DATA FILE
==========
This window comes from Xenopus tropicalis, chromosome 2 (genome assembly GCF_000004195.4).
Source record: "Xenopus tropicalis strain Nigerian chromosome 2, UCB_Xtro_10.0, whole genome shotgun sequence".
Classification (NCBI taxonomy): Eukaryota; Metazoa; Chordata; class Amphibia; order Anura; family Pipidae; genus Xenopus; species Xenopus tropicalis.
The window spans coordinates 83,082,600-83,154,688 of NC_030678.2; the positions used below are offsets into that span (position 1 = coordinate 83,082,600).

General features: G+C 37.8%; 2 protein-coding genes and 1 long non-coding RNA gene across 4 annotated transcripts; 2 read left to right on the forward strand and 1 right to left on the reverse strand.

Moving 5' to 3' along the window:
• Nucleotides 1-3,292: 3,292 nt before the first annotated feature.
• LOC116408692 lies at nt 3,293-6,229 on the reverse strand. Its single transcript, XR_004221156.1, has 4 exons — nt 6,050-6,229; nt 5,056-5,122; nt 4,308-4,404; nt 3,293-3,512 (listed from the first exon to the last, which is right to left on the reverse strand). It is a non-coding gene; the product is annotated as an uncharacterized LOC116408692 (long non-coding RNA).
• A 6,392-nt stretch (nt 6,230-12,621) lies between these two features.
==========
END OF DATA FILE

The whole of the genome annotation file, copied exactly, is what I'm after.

This window comes from Xenopus tropicalis, chromosome 2 (genome assembly GCF_000004195.4).
Source record: "Xenopus tropicalis strain Nigerian chromosome 2, UCB_Xtro_10.0, whole genome shotgun sequence".
Classification (NCBI taxonomy): Eukaryota; Metazoa; Chordata; class Amphibia; order Anura; family Pipidae; genus Xenopus; species Xenopus tropicalis.
The window spans coordinates 83,082,600-83,154,688 of NC_030678.2; the positions used below are offsets into that span (position 1 = coordinate 83,082,600).

General features: G+C 37.8%; 2 protein-coding genes and 1 long non-coding RNA gene across 4 annotated transcripts; 2 read left to right on the forward strand and 1 right to left on the reverse strand.

Moving 5' to 3' along the window:
• Nucleotides 1-3,292: 3,292 nt before the first annotated feature.
• LOC116408692 lies at nt 3,293-6,229 on the reverse strand. Its single transcript, XR_004221156.1, has 4 exons — nt 6,050-6,229; nt 5,056-5,122; nt 4,308-4,404; nt 3,293-3,512 (listed from the first exon to the last, which is right to left on the reverse strand). It is a non-coding gene; the product is annotated as an uncharacterized LOC116408692 (long non-coding RNA).
• A 6,392-nt stretch (nt 6,230-12,621) lies between these two features.